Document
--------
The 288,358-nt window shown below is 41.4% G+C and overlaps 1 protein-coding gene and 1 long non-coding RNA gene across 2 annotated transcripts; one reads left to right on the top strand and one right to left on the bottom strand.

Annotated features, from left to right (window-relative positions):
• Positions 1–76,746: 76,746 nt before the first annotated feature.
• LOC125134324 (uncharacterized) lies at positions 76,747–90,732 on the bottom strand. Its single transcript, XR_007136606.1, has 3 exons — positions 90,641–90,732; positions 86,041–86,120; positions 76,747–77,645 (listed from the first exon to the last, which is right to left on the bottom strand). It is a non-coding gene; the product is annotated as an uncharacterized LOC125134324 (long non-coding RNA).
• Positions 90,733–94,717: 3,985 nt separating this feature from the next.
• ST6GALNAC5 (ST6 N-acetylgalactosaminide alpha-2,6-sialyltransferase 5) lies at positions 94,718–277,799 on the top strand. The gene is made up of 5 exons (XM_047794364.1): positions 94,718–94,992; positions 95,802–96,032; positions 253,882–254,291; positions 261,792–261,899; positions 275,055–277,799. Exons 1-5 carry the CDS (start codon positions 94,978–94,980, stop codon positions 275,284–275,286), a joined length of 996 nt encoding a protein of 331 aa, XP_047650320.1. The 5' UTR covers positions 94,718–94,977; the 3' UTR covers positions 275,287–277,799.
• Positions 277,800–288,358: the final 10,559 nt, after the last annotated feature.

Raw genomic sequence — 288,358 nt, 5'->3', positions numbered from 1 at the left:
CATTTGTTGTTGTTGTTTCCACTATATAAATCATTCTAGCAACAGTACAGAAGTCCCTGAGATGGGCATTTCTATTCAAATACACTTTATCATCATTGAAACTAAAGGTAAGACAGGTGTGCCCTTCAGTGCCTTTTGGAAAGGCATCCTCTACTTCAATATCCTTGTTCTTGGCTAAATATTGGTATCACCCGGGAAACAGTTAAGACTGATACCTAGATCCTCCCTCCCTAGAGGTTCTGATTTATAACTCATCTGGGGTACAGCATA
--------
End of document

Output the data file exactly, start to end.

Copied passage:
The 288,358-nt window shown below is 41.4% G+C and overlaps 1 protein-coding gene and 1 long non-coding RNA gene across 2 annotated transcripts; one reads left to right on the top strand and one right to left on the bottom strand.

Annotated features, from left to right (window-relative positions):
• Positions 1–76,746: 76,746 nt before the first annotated feature.
• LOC125134324 (uncharacterized) lies at positions 76,747–90,732 on the bottom strand. Its single transcript, XR_007136606.1, has 3 exons — positions 90,641–90,732; positions 86,041–86,120; positions 76,747–77,645 (listed from the first exon to the last, which is right to left on the bottom strand). It is a non-coding gene; the product is annotated as an uncharacterized LOC125134324 (long non-coding RNA).
• Positions 90,733–94,717: 3,985 nt separating this feature from the next.
• ST6GALNAC5 (ST6 N-acetylgalactosaminide alpha-2,6-sialyltransferase 5) lies at positions 94,718–277,799 on the top strand. The gene is made up of 5 exons (XM_047794364.1): positions 94,718–94,992; positions 95,802–96,032; positions 253,882–254,291; positions 261,792–261,899; positions 275,055–277,799. Exons 1-5 carry the CDS (start codon positions 94,978–94,980, stop codon positions 275,284–275,286), a joined length of 996 nt encoding a protein of 331 aa, XP_047650320.1. The 5' UTR covers positions 94,718–94,977; the 3' UTR covers positions 275,287–277,799.
• Positions 277,800–288,358: the final 10,559 nt, after the last annotated feature.

Raw genomic sequence — 288,358 nt, 5'->3', positions numbered from 1 at the left:
CATTTGTTGTTGTTGTTTCCACTATATAAATCATTCTAGCAACAGTACAGAAGTCCCTGAGATGGGCATTTCTATTCAAATACACTTTATCATCATTGAAACTAAAGGTAAGACAGGTGTGCCCTTCAGTGCCTTTTGGAAAGGCATCCTCTACTTCAATATCCTTGTTCTTGGCTAAATATTGGTATCACCCGGGAAACAGTTAAGACTGATACCTAGATCCTCCCTCCCTAGAGGTTCTGATTTATAACTCATCTGGGGTACAGCATA